Guido Maria Kretschmer: He talks about his mother's dementia

Throughout his career, designer Guido Maria Kretschmer (58) has always emphasized how close he is to his parents.

Guido Maria Kretschmer: He talks about his mother's dementia

Throughout his career, designer Guido Maria Kretschmer (58) has always emphasized how close he is to his parents. But after the death of his father Erich in August, he now also has to worry about his mother Marianne (84). As he reveals in his book "19521 Steps. The Happiness of Unexpected Encounters", which will be published on October 18th, the senior citizen has dementia.

In an interview with “Bild,” the “Shopping Queen” star said that he noticed the illness “very early.” "This illness comes on very quietly. People are happy to be corrected. My mom is increasingly going back to yesterday and mixing things up. Luckily for me, she still knows exactly what's going on and sends 1,000 kisses to my husband Frank." He is very happy about that. However, he is worried about what will happen next: "I don't know what it will be like if one day the memory becomes even less."

He thought very carefully about discussing dementia in his book. But it is “somehow part of my life now.” “But I wanted to take up the moment from that day so that you can see that I let her live and go with her every step of the way.” So he doesn't correct his mother when she "suddenly no longer knows that her favorite sister Elli has already died." Then his aunt would continue to live for him at that moment. "That's how I live it now: I love my mother enough to go into her world." Then there are moments when his mother can still remember everything. An emotional roller coaster ride. The designer emphasized: "It breaks my heart sometimes, also because it affects so many older people."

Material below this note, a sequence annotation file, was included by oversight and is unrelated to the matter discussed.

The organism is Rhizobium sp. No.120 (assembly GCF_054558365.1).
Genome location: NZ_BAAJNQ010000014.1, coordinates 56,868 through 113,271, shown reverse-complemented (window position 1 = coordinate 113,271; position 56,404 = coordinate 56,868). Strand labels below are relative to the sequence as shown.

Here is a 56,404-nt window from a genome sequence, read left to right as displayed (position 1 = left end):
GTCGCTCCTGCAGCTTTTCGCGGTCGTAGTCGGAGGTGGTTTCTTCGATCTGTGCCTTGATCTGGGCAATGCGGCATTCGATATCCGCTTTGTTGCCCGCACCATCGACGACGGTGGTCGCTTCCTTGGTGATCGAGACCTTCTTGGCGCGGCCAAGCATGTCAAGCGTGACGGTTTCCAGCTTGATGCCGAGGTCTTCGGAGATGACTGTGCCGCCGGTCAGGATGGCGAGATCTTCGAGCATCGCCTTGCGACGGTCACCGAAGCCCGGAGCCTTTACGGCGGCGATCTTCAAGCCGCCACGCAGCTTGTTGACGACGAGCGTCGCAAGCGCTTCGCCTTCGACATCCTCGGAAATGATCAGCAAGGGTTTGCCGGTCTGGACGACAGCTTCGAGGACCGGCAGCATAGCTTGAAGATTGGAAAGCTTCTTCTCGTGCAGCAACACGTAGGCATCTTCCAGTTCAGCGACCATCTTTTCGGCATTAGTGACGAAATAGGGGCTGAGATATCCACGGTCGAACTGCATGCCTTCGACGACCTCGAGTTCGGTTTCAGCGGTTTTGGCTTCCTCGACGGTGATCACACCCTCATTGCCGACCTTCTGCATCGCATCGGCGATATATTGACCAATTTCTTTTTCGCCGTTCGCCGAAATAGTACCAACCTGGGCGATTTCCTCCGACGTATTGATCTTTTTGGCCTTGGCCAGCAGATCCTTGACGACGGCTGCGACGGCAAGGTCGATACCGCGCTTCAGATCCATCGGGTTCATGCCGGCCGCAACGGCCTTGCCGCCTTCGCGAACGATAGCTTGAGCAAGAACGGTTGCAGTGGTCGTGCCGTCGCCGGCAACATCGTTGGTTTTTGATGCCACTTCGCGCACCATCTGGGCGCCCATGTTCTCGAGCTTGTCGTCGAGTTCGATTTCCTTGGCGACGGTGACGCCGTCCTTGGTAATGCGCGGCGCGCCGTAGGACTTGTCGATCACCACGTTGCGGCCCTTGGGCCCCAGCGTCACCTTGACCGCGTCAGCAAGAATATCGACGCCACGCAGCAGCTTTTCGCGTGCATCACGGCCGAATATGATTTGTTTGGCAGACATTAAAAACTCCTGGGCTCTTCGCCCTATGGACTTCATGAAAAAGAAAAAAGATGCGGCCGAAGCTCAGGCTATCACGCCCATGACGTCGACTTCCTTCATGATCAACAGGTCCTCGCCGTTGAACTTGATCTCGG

He advises other relatives to "play along" if there are gaps in their memory rather than correcting them. That could give them some lightness. "I can really get involved in it and even find it enriching when you can get out of the way of your own life for a moment." Because there is a “great sadness when you feel that your own mother suddenly forgets”. You should be grateful for the moments you shared and treat your parents lovingly.

Marianne Kretschmer also sometimes forgets that her husband died in August at the age of 87. "Sometimes my mother finds out every day that my father has died." He can even see something positive in her dementia on the subject: "Perhaps nature also thought of it this way, that she was gone very easily and therefore didn't experience his death so massively, because otherwise she would have been broken by it. In hindsight, it was hers Dementia may be a blessing."

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